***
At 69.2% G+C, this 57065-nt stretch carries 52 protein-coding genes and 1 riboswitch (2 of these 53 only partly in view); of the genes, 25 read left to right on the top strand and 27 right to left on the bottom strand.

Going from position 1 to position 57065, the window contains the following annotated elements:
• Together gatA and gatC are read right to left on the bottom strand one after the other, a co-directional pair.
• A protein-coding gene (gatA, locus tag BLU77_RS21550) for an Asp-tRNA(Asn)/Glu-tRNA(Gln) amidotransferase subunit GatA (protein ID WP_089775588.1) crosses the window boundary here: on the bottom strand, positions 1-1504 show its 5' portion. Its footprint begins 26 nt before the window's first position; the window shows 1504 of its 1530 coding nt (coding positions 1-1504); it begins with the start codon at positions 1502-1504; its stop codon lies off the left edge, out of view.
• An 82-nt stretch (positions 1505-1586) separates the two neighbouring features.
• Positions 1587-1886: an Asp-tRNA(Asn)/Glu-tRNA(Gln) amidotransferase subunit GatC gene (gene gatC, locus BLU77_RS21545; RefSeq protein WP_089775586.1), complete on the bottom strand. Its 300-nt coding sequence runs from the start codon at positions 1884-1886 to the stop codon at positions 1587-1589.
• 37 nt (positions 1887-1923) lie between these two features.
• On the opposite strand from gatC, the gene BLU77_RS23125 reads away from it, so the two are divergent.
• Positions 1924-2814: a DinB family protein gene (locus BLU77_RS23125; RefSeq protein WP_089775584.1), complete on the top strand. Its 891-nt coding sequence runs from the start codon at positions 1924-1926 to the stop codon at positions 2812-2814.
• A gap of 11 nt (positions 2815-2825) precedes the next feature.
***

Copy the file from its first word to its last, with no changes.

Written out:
At 69.2% G+C, this 57065-nt stretch carries 52 protein-coding genes and 1 riboswitch (2 of these 53 only partly in view); of the genes, 25 read left to right on the top strand and 27 right to left on the bottom strand.

Going from position 1 to position 57065, the window contains the following annotated elements:
• Together gatA and gatC are read right to left on the bottom strand one after the other, a co-directional pair.
• A protein-coding gene (gatA, locus tag BLU77_RS21550) for an Asp-tRNA(Asn)/Glu-tRNA(Gln) amidotransferase subunit GatA (protein ID WP_089775588.1) crosses the window boundary here: on the bottom strand, positions 1-1504 show its 5' portion. Its footprint begins 26 nt before the window's first position; the window shows 1504 of its 1530 coding nt (coding positions 1-1504); it begins with the start codon at positions 1502-1504; its stop codon lies off the left edge, out of view.
• An 82-nt stretch (positions 1505-1586) separates the two neighbouring features.
• Positions 1587-1886: an Asp-tRNA(Asn)/Glu-tRNA(Gln) amidotransferase subunit GatC gene (gene gatC, locus BLU77_RS21545; RefSeq protein WP_089775586.1), complete on the bottom strand. Its 300-nt coding sequence runs from the start codon at positions 1884-1886 to the stop codon at positions 1587-1589.
• 37 nt (positions 1887-1923) lie between these two features.
• On the opposite strand from gatC, the gene BLU77_RS23125 reads away from it, so the two are divergent.
• Positions 1924-2814: a DinB family protein gene (locus BLU77_RS23125; RefSeq protein WP_089775584.1), complete on the top strand. Its 891-nt coding sequence runs from the start codon at positions 1924-1926 to the stop codon at positions 2812-2814.
• A gap of 11 nt (positions 2815-2825) precedes the next feature.